Today marks the one-year anniversary of the tragic June 25 death of the King of Pop, Michael Jackson. We asked some of his friends, collaborators, and peers to give their fondest memories of the greatest entertainer who ever lived. Long live the King.—Keith Murphy
AKON (Singer, producer, and label mogul; worked with Jackson on his as yet unreleased comeback album)
“I’ve always been a fan since I was a kid when it came to Mike. As I started to become more successful in the business and started meeting all of these artists, the fan thing for me kind of got fazed out. You meet everyone and you start to realize that they are normal. But the day I actually met him in my mind I was like, ‘Oh my goodness, I’m going to meet Mike!!!’ He’s like a myth. You don’t believe that he’s real. You don’t even believe that you are having a conversation with him. I thought I was going to be a big groupie when I met him, honestly. But he was just the coolest dude. He named all my records and who I worked with. That was just amazing.”
EGYPT (Midday radio host on New York’s 107.5 WBLS)
"To me, MJ meant the world! He single handedly was one of the most iconic figures of 20th century. His influence on music, dance, fashion, race relations and humanitarian efforts is unmatched by anyone. MJ built up millions of people. My only hope is that he left this earth feeling that he received as much from the world as he gave to the world."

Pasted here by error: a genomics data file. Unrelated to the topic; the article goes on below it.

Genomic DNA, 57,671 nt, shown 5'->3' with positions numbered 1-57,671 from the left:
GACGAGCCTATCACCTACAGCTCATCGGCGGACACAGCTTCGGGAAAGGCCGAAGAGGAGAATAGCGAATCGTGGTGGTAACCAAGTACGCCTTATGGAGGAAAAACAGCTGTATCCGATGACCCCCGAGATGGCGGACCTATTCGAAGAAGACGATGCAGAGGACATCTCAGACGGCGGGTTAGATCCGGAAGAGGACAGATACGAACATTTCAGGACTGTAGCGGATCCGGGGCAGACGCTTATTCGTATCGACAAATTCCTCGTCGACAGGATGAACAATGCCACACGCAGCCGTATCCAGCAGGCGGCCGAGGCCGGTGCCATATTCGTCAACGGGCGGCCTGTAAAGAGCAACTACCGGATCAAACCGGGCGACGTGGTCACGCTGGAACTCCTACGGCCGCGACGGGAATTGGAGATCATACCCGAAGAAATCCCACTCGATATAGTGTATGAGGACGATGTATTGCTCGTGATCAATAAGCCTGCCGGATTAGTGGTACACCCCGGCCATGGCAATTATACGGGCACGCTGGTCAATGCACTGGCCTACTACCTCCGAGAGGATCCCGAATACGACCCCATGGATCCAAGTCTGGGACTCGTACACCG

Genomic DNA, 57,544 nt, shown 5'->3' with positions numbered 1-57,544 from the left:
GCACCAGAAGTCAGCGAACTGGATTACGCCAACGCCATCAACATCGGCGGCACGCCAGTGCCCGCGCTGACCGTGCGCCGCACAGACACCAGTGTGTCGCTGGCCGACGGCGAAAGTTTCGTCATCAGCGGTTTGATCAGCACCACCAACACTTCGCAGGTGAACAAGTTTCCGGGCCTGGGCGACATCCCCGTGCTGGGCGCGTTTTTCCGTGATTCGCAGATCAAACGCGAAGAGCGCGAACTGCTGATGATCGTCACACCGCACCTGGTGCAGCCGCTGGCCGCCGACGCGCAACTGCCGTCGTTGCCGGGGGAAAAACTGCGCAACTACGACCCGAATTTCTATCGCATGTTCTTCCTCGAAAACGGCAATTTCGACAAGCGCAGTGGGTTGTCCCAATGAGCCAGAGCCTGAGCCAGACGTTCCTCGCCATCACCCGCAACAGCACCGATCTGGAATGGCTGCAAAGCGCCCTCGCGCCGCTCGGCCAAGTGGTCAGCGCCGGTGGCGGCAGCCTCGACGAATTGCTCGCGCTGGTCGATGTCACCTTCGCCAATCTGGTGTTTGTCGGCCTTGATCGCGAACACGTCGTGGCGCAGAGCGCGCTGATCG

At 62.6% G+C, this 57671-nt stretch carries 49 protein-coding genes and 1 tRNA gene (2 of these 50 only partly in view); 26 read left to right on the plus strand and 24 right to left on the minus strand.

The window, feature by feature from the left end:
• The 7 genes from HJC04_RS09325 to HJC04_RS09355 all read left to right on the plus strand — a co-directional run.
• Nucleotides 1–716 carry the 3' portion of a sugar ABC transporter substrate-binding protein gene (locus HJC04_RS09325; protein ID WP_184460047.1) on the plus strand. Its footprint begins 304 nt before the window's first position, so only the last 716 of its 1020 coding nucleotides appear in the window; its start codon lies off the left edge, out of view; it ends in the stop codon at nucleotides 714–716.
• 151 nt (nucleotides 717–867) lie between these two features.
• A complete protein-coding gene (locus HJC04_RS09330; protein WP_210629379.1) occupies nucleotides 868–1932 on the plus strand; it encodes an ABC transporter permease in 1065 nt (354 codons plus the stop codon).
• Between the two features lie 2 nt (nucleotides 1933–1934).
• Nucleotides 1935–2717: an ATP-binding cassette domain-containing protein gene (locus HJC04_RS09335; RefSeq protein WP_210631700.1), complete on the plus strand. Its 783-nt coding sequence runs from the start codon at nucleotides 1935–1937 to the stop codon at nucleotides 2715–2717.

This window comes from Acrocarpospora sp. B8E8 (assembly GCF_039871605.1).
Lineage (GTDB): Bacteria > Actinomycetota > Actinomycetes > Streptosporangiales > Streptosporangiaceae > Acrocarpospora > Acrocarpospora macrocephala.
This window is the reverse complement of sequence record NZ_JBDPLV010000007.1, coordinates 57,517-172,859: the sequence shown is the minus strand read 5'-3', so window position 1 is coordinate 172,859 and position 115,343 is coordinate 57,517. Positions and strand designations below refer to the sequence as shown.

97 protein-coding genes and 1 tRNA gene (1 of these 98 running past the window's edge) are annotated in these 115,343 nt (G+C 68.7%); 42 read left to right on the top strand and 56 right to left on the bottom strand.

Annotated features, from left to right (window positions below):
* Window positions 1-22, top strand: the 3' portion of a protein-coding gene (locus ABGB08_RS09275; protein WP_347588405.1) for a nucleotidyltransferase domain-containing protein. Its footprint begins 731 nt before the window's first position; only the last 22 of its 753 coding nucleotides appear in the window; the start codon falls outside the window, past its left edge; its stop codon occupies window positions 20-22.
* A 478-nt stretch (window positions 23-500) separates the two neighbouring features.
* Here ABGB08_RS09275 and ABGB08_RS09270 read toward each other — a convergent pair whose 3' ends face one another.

KEKE PALMER (actress, singer)
“[Michael] let me know you can be anything or do anything, especially if you set the right standard for yourself. He kept going and didn’t want to be like anybody else. He was just so talented and he let me know that I could make anything happen. I was devastated when I first found out he passed. I cried. This may sound selfish, but I really wanted to meet him. I would have loved to have [recorded] music with him but I really just wanted to talk to him as a person. There are a lot of talented musicians, but a lot of times it’s because they work hard. But Michael Jackson, not only did he [work hard], he had the talent—he couldn’t do anything else. Even if he wanted to stop [doing music] he probably couldn’t because he was just so connected. Michael was born to [entertain] and not a lot of people [can say that.]”